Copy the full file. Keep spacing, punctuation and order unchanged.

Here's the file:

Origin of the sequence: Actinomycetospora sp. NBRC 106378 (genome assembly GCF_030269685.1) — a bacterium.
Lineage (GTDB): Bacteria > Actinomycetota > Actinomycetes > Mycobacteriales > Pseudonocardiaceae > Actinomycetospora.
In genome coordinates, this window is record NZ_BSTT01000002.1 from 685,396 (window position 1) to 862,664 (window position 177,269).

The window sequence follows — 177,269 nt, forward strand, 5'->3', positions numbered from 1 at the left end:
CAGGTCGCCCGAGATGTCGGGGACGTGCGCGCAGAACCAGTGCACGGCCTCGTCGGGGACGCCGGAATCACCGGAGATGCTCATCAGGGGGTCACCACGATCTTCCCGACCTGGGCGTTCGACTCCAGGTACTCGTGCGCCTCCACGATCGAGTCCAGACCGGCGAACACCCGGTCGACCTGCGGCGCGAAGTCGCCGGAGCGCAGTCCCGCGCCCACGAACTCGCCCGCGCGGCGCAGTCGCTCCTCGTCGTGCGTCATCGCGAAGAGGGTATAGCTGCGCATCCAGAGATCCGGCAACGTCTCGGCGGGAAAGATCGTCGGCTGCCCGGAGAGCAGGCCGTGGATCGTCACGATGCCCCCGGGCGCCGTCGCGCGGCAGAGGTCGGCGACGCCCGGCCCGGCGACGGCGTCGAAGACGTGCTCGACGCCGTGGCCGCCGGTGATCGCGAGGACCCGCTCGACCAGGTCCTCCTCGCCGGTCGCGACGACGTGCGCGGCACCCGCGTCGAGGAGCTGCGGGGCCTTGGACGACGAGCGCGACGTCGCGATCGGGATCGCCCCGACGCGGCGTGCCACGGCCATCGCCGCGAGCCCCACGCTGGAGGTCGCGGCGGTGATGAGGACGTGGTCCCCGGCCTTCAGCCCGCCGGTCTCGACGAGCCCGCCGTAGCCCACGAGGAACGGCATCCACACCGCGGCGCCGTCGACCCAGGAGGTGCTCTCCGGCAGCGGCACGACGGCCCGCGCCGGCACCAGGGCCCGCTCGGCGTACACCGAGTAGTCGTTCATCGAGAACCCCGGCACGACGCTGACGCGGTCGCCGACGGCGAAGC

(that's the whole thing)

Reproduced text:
Origin of the sequence: Actinomycetospora sp. NBRC 106378 (genome assembly GCF_030269685.1) — a bacterium.
Lineage (GTDB): Bacteria > Actinomycetota > Actinomycetes > Mycobacteriales > Pseudonocardiaceae > Actinomycetospora.
In genome coordinates, this window is record NZ_BSTT01000002.1 from 685,396 (window position 1) to 862,664 (window position 177,269).

The window sequence follows — 177,269 nt, forward strand, 5'->3', positions numbered from 1 at the left end:
CAGGTCGCCCGAGATGTCGGGGACGTGCGCGCAGAACCAGTGCACGGCCTCGTCGGGGACGCCGGAATCACCGGAGATGCTCATCAGGGGGTCACCACGATCTTCCCGACCTGGGCGTTCGACTCCAGGTACTCGTGCGCCTCCACGATCGAGTCCAGACCGGCGAACACCCGGTCGACCTGCGGCGCGAAGTCGCCGGAGCGCAGTCCCGCGCCCACGAACTCGCCCGCGCGGCGCAGTCGCTCCTCGTCGTGCGTCATCGCGAAGAGGGTATAGCTGCGCATCCAGAGATCCGGCAACGTCTCGGCGGGAAAGATCGTCGGCTGCCCGGAGAGCAGGCCGTGGATCGTCACGATGCCCCCGGGCGCCGTCGCGCGGCAGAGGTCGGCGACGCCCGGCCCGGCGACGGCGTCGAAGACGTGCTCGACGCCGTGGCCGCCGGTGATCGCGAGGACCCGCTCGACCAGGTCCTCCTCGCCGGTCGCGACGACGTGCGCGGCACCCGCGTCGAGGAGCTGCGGGGCCTTGGACGACGAGCGCGACGTCGCGATCGGGATCGCCCCGACGCGGCGTGCCACGGCCATCGCCGCGAGCCCCACGCTGGAGGTCGCGGCGGTGATGAGGACGTGGTCCCCGGCCTTCAGCCCGCCGGTCTCGACGAGCCCGCCGTAGCCCACGAGGAACGGCATCCACACCGCGGCGCCGTCGACCCAGGAGGTGCTCTCCGGCAGCGGCACGACGGCCCGCGCCGGCACCAGGGCCCGCTCGGCGTACACCGAGTAGTCGTTCATCGAGAACCCCGGCACGACGCTGACGCGGTCGCCGACGGCGAAGC